Stronger 20 years on

In the late 1990s, the collapse of the rupiah exacerbated a severe economic crisis, which led to the fall of Indonesia’s longtime dictator Suharto.

“We know what we face with the rupiah is a really, really important problem,” the head of Research at the Jakarta-based brokerage and investment management firm Ekuator, David Setyanto, told VOA. “But if you compare with Turkey or Argentina, we are not the same with them because our fundamental economics are much stronger than these two countries.”

Dr. Tommy Soesmanto, an economics lecturer at Griffith University, told VOA that “Indonesians should not be overly concerned with the current situation,” as the economy is in a far stronger position than in 1998. During the Asian Financial Crisis, the rupiah fell from 3000 against the US dollar to 15,000 — a depreciation of some 500 percent from which it never recovered, hovering at around 10,000 per dollar in subsequent years.

Indonesia’s credit rating is now Triple B as opposed to 1998 when it was “considered junk”, Soesmanto said, while the country now has net capital inflow compared with “severe” capital outflow in 1998. Bank Indonesia holds foreign reserves worth some $118 billion compared with just $24 billion back then, allowing it greater leverage to finance debts and imports.

Charu Chanana, Deputy Head of Asia Research at Continuum Economics in Singapore, agreed. “We believe Indonesia is much stronger today fundamentally when compared to 1998,” she wrote in an email. “However, as external headwinds persist, we believe Indonesia’s currency will remain in the firing line due to a weak external position and high foreign exposure in the stock and bond markets.”

“I think it’s a little bit overblown,” said Sakpal of ING when asked about the severity of the currency crisis, noting that “economic fundamentals for most of the regional economies are still solid.”

“In Indonesia, growth has accelerated in the second quarter to 5.3 percent, which was the fastest in many quarters… all the recent turmoil is driven by external factors,” he said.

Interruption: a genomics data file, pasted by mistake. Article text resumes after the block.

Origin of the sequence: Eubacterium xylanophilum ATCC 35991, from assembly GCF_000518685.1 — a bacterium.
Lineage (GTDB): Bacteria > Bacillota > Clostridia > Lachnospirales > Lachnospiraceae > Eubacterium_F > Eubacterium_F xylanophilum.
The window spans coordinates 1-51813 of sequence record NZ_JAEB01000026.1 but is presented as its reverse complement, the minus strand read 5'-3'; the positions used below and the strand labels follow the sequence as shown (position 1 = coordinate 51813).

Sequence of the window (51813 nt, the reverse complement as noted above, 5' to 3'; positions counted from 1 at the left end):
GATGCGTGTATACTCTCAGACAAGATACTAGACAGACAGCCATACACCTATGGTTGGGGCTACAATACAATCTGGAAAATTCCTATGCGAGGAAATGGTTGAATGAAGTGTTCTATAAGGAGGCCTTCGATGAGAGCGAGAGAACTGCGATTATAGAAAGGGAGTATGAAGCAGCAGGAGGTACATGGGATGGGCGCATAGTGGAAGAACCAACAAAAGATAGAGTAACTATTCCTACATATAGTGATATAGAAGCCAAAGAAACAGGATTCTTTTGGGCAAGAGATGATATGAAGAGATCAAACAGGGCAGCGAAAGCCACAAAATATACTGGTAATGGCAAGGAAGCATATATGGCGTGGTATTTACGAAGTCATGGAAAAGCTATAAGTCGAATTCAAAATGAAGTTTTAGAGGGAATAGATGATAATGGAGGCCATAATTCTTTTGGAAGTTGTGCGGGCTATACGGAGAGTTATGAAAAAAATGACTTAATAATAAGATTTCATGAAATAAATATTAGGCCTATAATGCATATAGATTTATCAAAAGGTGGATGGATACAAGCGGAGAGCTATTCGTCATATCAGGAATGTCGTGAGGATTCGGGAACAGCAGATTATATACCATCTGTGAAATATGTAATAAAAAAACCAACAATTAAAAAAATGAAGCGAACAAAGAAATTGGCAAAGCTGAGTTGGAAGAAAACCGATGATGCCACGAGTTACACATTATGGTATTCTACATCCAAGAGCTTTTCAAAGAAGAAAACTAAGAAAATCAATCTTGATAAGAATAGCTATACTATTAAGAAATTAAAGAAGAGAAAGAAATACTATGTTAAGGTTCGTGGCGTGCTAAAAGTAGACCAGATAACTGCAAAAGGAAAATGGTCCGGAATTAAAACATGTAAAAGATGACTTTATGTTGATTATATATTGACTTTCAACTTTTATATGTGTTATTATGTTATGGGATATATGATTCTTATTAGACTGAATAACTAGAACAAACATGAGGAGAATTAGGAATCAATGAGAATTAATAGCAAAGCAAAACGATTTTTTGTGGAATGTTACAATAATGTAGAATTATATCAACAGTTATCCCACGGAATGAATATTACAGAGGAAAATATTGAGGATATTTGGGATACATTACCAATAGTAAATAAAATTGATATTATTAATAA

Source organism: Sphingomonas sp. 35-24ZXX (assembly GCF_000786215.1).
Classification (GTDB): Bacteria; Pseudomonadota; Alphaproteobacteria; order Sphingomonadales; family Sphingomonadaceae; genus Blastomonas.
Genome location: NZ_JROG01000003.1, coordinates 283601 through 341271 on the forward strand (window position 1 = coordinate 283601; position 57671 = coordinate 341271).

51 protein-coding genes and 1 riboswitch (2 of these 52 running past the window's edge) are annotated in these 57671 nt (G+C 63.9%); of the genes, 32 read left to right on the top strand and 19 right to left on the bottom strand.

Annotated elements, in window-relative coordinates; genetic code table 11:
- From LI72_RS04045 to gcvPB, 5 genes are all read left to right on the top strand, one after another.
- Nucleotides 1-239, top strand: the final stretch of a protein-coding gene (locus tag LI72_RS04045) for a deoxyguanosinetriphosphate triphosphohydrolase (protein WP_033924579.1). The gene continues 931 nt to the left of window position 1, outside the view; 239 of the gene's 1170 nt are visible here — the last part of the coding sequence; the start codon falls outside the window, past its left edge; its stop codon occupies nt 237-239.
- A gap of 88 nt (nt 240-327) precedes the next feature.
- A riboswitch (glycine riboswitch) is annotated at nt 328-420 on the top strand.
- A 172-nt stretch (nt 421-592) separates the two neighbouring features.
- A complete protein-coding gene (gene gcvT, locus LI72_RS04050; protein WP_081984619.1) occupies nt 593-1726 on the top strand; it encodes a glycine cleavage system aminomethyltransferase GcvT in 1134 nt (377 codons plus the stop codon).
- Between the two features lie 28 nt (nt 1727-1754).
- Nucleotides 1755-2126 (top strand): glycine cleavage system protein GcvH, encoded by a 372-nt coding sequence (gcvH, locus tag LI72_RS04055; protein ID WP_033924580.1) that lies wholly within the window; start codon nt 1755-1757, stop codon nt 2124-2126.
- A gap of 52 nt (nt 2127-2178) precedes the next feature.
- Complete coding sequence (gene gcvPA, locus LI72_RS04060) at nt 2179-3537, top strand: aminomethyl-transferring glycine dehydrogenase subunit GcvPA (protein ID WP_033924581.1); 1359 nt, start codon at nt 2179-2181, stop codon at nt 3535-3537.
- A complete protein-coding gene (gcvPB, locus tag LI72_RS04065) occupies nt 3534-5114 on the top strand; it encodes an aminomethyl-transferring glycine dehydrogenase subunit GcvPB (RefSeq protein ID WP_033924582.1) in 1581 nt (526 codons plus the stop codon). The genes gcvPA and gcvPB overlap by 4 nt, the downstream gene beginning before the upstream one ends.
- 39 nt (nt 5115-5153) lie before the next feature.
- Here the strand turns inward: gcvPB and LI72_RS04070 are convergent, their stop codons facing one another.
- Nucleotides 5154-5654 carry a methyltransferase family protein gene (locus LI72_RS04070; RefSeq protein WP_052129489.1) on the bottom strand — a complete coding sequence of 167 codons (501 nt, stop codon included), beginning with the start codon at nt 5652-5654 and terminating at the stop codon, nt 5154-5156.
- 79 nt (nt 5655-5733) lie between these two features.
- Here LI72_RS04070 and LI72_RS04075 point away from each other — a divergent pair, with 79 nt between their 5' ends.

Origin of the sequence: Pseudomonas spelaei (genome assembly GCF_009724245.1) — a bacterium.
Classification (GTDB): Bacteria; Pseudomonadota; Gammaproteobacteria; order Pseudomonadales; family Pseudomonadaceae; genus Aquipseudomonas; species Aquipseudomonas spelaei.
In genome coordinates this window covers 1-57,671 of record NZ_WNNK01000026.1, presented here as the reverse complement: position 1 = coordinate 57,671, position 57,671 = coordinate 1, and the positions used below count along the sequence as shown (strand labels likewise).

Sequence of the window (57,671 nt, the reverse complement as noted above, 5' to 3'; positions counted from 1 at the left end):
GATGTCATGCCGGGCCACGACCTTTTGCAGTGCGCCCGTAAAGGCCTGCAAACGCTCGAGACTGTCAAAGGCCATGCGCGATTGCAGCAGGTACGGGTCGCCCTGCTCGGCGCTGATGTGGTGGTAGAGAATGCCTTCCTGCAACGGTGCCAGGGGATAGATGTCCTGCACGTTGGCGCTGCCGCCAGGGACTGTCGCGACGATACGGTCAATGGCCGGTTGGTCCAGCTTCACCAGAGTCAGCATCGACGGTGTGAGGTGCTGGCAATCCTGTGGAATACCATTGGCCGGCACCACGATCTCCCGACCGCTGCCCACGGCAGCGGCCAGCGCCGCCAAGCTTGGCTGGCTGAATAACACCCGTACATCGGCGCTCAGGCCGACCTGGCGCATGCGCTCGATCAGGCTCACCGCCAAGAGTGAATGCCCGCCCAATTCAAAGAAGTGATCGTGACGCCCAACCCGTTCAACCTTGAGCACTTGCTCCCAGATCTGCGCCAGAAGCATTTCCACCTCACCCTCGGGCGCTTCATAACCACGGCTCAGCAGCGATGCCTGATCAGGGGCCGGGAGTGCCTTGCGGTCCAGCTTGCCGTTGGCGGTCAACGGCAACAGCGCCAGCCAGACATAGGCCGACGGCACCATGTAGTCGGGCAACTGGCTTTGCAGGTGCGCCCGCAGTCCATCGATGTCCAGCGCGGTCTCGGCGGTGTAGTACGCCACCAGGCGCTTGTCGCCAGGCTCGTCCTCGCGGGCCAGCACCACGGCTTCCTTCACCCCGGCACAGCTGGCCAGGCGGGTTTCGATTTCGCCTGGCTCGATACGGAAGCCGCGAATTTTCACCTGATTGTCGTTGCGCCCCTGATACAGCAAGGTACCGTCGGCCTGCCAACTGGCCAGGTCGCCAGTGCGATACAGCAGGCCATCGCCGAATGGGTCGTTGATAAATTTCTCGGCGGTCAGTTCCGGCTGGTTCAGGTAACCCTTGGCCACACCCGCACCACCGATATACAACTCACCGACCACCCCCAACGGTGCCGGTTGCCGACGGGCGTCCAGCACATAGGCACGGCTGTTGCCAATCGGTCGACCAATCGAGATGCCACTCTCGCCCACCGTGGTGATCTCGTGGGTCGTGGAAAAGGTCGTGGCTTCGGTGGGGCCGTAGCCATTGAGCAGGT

Unite for the rupiah

Bank Indonesia, the central bank, has responded aggressively to the latest currency problems by raising interest rates four times since May. For months it has also sold foreign currency and bought sovereign bonds in a bid to stabilize the currency.

The government, meanwhile, has now imposed higher import taxes of up to 10 percent on some 1000 consumer goods, including cosmetics and luxury cars.

“This is a good chance for local producers to penetrate our own domestic market that is usually filled with imported goods,” Indonesia’s Finance Minister Sri Mulyani Indrawati said last week.

The weak rupiah is likely to hit Indonesia’s manufacturing sector hardest, and accordingly, the government has imposed lower tax hikes of 2.5 percent on imported raw materials. The energy and resources ministry also announced it would delay $25 billion worth of power projects, aimed at producing an additional 35 gigawatts of electricity, which is expected to save $8 to $10 billion in import costs.

“We can come together for the success of the #AsianGames2018,” read a Facebook post from the Finance Ministry last week, accompanied by infographics urging Indonesians to buy local products, reduce their consumption of imports, change U.S. dollars for rupiah, travel within Indonesia and invest locally. “We can also #BersatuUntukRupiah [unite for the rupiah].”